I dreamed of my own greenhouse long before I had it and in the beginning I grew lots of annuals in spring, failed to grow tomatoes in the summer and stored pot plants there in the winter. It was a luxury, but over time I came to wonder if it was really worthwhile.
For three years I have had a vine there to give it a role in summer, but the grapes were full of pips, the skins were tough and it attracted mould and mice! This winter the vine has been removed – so what now?
Well, I still find this unheated greenhouse useful in spring for bedding plants, but why haven’t I used it for growing tomatoes in summer. The earlier attempts were disappointing. The tomatoes were tasteless and became infected with moulds and watering was a chore. However, it is a new year and I have plans for my redundant glasshouse.
Vegetable gardening has never interested me. Books on vegetable growing send me to sleep and they cover so many different crops I always feel a failure even before I start. I have grown many things over the years, but really dislike gathering and picking them, even though I know that that is the point. But 2013 is going to be different, I have promised myself.
There is no room in the garden for vegetable, but maybe I can grow some of the ones I actually need in the greenhouse. The plan is to grow some things in the ground and others above, in pots, on the staging.
I have many books on vegetable gardening and greenhouses but they are too detailed. The greenhouse books especially have chapters on purchasing, positioning and erecting them. Information and tables abound with what to grow and when – it’s all so dreary.
The revelation came when I realised I should have a polytunnel and not a greenhouse. These cheap and ugly structures are normally not heated, but they are ideal for growing crops all year round.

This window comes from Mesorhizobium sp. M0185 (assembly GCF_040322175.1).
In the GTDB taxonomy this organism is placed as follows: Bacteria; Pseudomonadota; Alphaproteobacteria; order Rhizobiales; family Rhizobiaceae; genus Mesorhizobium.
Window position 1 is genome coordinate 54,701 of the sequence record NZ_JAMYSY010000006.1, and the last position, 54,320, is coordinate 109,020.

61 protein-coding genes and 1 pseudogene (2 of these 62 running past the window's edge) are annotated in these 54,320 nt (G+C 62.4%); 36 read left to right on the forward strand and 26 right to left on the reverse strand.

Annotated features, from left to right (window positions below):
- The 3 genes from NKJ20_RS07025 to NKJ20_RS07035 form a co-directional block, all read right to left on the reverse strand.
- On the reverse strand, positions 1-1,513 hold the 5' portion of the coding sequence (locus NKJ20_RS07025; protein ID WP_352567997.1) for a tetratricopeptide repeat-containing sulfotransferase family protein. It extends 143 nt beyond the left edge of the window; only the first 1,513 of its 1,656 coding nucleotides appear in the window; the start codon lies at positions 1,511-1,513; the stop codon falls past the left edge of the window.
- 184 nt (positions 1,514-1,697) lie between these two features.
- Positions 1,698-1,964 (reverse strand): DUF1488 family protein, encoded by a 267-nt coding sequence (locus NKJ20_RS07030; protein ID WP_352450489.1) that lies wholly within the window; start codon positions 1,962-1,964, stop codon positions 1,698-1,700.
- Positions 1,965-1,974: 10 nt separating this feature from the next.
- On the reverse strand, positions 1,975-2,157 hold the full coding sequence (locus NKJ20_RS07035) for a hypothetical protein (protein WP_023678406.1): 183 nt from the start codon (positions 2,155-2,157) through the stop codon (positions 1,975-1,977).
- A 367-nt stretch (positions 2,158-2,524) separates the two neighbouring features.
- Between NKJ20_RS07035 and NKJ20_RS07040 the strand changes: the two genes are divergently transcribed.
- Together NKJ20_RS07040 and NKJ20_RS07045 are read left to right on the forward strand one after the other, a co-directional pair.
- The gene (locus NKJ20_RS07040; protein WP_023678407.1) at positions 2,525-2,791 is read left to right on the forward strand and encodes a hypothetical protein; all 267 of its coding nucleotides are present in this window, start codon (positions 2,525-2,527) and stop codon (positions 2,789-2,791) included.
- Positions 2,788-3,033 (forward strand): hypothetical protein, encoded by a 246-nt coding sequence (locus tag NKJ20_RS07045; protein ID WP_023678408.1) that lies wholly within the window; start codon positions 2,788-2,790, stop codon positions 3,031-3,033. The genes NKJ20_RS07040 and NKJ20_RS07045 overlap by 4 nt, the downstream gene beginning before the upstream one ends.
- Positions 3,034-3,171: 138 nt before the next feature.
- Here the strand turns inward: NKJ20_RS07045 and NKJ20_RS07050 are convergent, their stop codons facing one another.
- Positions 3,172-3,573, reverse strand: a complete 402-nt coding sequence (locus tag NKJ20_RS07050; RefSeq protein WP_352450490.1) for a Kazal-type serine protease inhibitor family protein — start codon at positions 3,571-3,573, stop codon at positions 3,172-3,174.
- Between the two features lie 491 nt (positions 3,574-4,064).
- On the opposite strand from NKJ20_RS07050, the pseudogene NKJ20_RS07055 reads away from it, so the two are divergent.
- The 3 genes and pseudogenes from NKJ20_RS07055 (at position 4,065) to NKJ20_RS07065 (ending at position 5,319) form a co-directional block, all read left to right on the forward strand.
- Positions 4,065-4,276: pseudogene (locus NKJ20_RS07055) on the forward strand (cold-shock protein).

I have just purchased a very well presented book The Polytunnel Book by Joyce Russell published by Frances Lincoln Ltd – here– probably the most respected gardening book publisher in the UK. Initially I was underwhelmed by the book as it does not cover the plethora of options normally suggested in such specialised manuals, but limits itself to things like tomatoes, cucumbers, aubergines, basil, peas, peppers, cabbages, lettuce and mixed salad leaves – precisely the basic things we all need on a weekly basis. Apart from a few peripheral chapters on compost, feeding and other practical matters, the core of the book is a month by month section which tells you exactly what to sow and plant to supply you with fruit and vegetables all year round.
Each month’s chapter is long enough not to put me to sleep, but detailed enough to make sure I know what I am doing – when and why. So long as I can keep on top of the watering, surely I am going to save a fortune. And whilst savings are fine it is the promise of tasteful crops that will urge me on.
With this new mindset I have ordered my seeds – 14 in all including three different types of tomatoes (two to grow as vines – one medium sized and one cherry – and one to grow as untidy bushes in pots; they arrived yesterday.
Last summer was disastrous for most european vegetable gardeners, perhaps my new endeavour is going to be something that many others are thinking of trying as well. Currently it is very mild here in Holland, and according to my new book I can gamble by sowing a few salad leaves and carrots now, but by this time next year I should have pots of seedlings already waiting to plant up and grow on.
I wonder if I will get that far – only time will tell – I shall keep you posted.